The three main parties in South Africa are in a weird love triangle

‘We won’t join the DA, the DA will join us,’ said Julius Malema early this year. And here we are, with the EFF, DA, and the ANC in some kind of weird love triangle. The EFF is the sexy girl at the party; the ANC is the letchy old man; and the DA is the hunk who hangs around with the wrong crowd. The question on everyone’s lips is ‘Who will the EFF get into bed with?’

I think a stronger relationship between the EFF and the DA would be a good thing for South Africa. And the interested partners agree; Julius Malema announced at the Daily Maverick Gathering in Johannesburg that the EFF is willing to work in some sort of coalition with the DA.

It’s a momentous time. For the first time since 1994, the ANC have struggled to retain jurisdiction in JHB, PTA and P.E. Have South Africans had enough of the ANC and its corrupt ways? Do they want to pass the bait to the DA and/or the EFF?


South African opposition radical party Economic Freedom Fighters leader Julius Malema arrives to address the supporters attending the EFF official local election manifesto launch at Soweto’s Orlando Stadium in Johannesburg on April 30, 2016. Around 40,000 people turned Orlando stadium in Soweto into a sea of red as supporters roared their approval of fiery EFF leader Julius Malema’s promises to seize white-owned land without compensation and nationalise the banks, targeting white privilege and the ruling African National Congress. / AFP / MUJAHID SAFODIEN (Photo credit should read MUJAHID SAFODIEN/AFP/Getty Images)

And I think they should. A coalition between the EFF and the DA would be a good thing and the last hope for the ‘Rainbow Nation’ that Nelson Mandela promised us.I’ll admit the DA and the EFF do not share the same mandate, nor the same ideologies. But on paper both these parties have a vision for a better South Africa. And judging from the election results, South Africans are ready for that change.But before change can happen, we need to stop seeing the DA as an alternative for the ANC but a party that can help benefit both black and white South Africans. Their relationship wouldn’t be a passionate one but rather a marriage of convenience that will produce both the DA and EFF’s desired results. Yes, the DA is, and does come across as an encampment for white supremacy and racism, but if they get in bed with the EFF, they will have to start serving black people and have no room to excise their racist sentiments. They’ll also have a chance to prove themselves to the country that they can do what they say they can do.

If they work together, the ANC will lose the legislative capital, Cape Town, financial capital Johannesburg and the administrate capital Pretoria.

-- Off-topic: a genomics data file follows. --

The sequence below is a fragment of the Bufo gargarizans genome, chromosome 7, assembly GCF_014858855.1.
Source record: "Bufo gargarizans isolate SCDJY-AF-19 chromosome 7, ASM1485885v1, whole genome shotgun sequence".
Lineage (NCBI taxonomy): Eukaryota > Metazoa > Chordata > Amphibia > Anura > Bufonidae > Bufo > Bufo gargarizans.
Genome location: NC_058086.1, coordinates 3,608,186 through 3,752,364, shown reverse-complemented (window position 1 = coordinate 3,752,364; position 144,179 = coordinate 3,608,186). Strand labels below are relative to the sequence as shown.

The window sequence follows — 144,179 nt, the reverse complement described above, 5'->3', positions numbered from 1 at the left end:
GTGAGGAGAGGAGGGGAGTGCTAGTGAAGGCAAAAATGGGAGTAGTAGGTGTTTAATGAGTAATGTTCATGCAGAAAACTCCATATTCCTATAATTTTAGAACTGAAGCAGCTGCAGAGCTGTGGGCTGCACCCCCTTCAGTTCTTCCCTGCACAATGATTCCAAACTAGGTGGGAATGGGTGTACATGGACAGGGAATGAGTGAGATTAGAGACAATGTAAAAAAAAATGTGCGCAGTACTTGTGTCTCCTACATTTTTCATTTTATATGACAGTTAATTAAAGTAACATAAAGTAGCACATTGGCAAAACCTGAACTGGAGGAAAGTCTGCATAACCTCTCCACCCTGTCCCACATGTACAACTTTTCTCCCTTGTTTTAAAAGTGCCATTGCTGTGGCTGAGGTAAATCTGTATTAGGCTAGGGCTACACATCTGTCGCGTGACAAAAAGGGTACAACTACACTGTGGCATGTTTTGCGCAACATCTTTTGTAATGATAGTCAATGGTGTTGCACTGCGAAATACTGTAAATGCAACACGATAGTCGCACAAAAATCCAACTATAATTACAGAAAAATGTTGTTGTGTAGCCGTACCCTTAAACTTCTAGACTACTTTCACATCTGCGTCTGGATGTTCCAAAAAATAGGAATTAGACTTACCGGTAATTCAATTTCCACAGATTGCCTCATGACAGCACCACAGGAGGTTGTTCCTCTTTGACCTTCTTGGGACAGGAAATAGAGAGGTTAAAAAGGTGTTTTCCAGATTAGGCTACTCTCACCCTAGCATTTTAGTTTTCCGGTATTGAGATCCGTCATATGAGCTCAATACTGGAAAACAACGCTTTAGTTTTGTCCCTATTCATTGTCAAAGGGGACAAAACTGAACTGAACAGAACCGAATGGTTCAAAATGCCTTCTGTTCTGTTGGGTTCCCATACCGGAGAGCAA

South Africa’s main opposition party Democratic Allicance leader Mmusi Maimane celebrates the Pretoria High court ruling on the decision that corruption charges against South African president Jacob Zuma could be re instated on April 29, 2016 in Pretoria. A South African judge delivered a damning verdict against prosecutors’ decision to drop more than 700 corruption charges against President Jacob Zuma, piling further pressure on the embattled leader. / AFP / MUJAHID SAFODIEN (Photo credit should read MUJAHID SAFODIEN/AFP/Getty Images)


And black South Africans from impoverished backgrounds could benefit from the alliance. The DA can bring about change and improve circumstances in Pretoria, Johannesburg, Port Elizabeth (and possibly other regions) as they have already proved in Western Cape, where they govern. The DA is known to neglect poor parts of the Cape, such as Khayelisha, but that is where the EFF comes in. Only they will make sure poor people are catered for.

The Nkadla affair and other sagas have made the ANC synonymous with corruption. Last week, at a press conference at the IEC results centre, Malema made a claim that new SA recording label, Mabala Noise was headed up by the ANC Youth League treasure general Reggie Nkabinde. He alleged that every artist signed under the label got a payout of at least R5 million. The ANC reportedly spent R1 billion on the elections campaign while the EFF spend under R20 million and the DA around R350 million. I’m sure that billion could have been better spent. Clean water anyone? What about free education?The EFF will have to learn to acknowledge white people. As much as I am in full support of Malema’s land policy, let us face facts: SA won’t miraculously exist without white people. White people have benefited more than black people have in the past; I have struggled throughout my life to be given the same opportunities as them. But black and white people of this country need to start working together and not against each other.

Hopefully this political marriage won’t end in a quick divorce. Should it even happen.

This article was originally published on TRUEAfrica.


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